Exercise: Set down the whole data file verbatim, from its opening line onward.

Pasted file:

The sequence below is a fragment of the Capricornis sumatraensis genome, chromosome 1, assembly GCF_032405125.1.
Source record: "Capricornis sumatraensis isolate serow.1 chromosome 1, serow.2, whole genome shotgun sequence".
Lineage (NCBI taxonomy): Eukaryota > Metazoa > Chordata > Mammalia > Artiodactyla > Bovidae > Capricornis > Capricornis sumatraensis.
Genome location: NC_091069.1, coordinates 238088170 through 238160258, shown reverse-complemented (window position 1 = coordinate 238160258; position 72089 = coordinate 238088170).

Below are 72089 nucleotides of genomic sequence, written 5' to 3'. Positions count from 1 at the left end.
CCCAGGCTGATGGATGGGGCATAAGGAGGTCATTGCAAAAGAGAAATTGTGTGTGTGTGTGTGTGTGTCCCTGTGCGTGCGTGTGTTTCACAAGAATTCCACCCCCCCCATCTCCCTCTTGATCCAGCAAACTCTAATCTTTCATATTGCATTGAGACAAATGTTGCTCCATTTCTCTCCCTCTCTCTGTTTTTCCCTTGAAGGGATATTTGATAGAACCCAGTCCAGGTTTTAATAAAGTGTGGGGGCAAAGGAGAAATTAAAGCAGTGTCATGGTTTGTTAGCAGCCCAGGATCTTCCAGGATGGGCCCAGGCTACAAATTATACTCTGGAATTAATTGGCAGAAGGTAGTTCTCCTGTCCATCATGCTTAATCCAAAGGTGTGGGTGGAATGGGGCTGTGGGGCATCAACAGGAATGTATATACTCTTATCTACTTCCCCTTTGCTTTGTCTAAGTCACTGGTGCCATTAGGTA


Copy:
The sequence below is a fragment of the Capricornis sumatraensis genome, chromosome 1, assembly GCF_032405125.1.
Source record: "Capricornis sumatraensis isolate serow.1 chromosome 1, serow.2, whole genome shotgun sequence".
Lineage (NCBI taxonomy): Eukaryota > Metazoa > Chordata > Mammalia > Artiodactyla > Bovidae > Capricornis > Capricornis sumatraensis.
Genome location: NC_091069.1, coordinates 238088170 through 238160258, shown reverse-complemented (window position 1 = coordinate 238160258; position 72089 = coordinate 238088170).

Below are 72089 nucleotides of genomic sequence, written 5' to 3'. Positions count from 1 at the left end.
CCCAGGCTGATGGATGGGGCATAAGGAGGTCATTGCAAAAGAGAAATTGTGTGTGTGTGTGTGTGTGTCCCTGTGCGTGCGTGTGTTTCACAAGAATTCCACCCCCCCCATCTCCCTCTTGATCCAGCAAACTCTAATCTTTCATATTGCATTGAGACAAATGTTGCTCCATTTCTCTCCCTCTCTCTGTTTTTCCCTTGAAGGGATATTTGATAGAACCCAGTCCAGGTTTTAATAAAGTGTGGGGGCAAAGGAGAAATTAAAGCAGTGTCATGGTTTGTTAGCAGCCCAGGATCTTCCAGGATGGGCCCAGGCTACAAATTATACTCTGGAATTAATTGGCAGAAGGTAGTTCTCCTGTCCATCATGCTTAATCCAAAGGTGTGGGTGGAATGGGGCTGTGGGGCATCAACAGGAATGTATATACTCTTATCTACTTCCCCTTTGCTTTGTCTAAGTCACTGGTGCCATTAGGTA